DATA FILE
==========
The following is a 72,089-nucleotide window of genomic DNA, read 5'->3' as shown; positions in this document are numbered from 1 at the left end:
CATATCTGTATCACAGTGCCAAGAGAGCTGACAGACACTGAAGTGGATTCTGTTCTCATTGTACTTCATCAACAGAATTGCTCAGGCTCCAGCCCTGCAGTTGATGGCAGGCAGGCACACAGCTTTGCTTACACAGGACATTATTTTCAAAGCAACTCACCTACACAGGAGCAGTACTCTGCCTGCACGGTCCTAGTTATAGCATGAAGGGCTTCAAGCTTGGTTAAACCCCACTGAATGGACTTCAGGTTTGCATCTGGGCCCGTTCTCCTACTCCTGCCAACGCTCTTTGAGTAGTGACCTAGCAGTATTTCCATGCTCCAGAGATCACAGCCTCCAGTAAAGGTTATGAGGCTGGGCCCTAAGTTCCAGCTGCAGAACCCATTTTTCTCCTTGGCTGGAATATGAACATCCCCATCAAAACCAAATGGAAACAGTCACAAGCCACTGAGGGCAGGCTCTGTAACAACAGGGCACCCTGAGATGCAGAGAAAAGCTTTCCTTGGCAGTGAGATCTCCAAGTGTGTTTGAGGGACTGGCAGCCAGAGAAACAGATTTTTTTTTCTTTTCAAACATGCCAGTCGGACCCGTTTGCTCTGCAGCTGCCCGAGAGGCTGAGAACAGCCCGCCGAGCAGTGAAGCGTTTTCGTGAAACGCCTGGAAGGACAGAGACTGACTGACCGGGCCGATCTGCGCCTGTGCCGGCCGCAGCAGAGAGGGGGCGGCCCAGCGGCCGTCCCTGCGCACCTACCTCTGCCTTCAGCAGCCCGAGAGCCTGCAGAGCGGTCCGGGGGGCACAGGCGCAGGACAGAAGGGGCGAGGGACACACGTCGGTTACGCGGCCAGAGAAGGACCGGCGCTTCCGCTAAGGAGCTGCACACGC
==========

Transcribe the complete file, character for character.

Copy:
The following is a 72,089-nucleotide window of genomic DNA, read 5'->3' as shown; positions in this document are numbered from 1 at the left end:
CATATCTGTATCACAGTGCCAAGAGAGCTGACAGACACTGAAGTGGATTCTGTTCTCATTGTACTTCATCAACAGAATTGCTCAGGCTCCAGCCCTGCAGTTGATGGCAGGCAGGCACACAGCTTTGCTTACACAGGACATTATTTTCAAAGCAACTCACCTACACAGGAGCAGTACTCTGCCTGCACGGTCCTAGTTATAGCATGAAGGGCTTCAAGCTTGGTTAAACCCCACTGAATGGACTTCAGGTTTGCATCTGGGCCCGTTCTCCTACTCCTGCCAACGCTCTTTGAGTAGTGACCTAGCAGTATTTCCATGCTCCAGAGATCACAGCCTCCAGTAAAGGTTATGAGGCTGGGCCCTAAGTTCCAGCTGCAGAACCCATTTTTCTCCTTGGCTGGAATATGAACATCCCCATCAAAACCAAATGGAAACAGTCACAAGCCACTGAGGGCAGGCTCTGTAACAACAGGGCACCCTGAGATGCAGAGAAAAGCTTTCCTTGGCAGTGAGATCTCCAAGTGTGTTTGAGGGACTGGCAGCCAGAGAAACAGATTTTTTTTTCTTTTCAAACATGCCAGTCGGACCCGTTTGCTCTGCAGCTGCCCGAGAGGCTGAGAACAGCCCGCCGAGCAGTGAAGCGTTTTCGTGAAACGCCTGGAAGGACAGAGACTGACTGACCGGGCCGATCTGCGCCTGTGCCGGCCGCAGCAGAGAGGGGGCGGCCCAGCGGCCGTCCCTGCGCACCTACCTCTGCCTTCAGCAGCCCGAGAGCCTGCAGAGCGGTCCGGGGGGCACAGGCGCAGGACAGAAGGGGCGAGGGACACACGTCGGTTACGCGGCCAGAGAAGGACCGGCGCTTCCGCTAAGGAGCTGCACACGC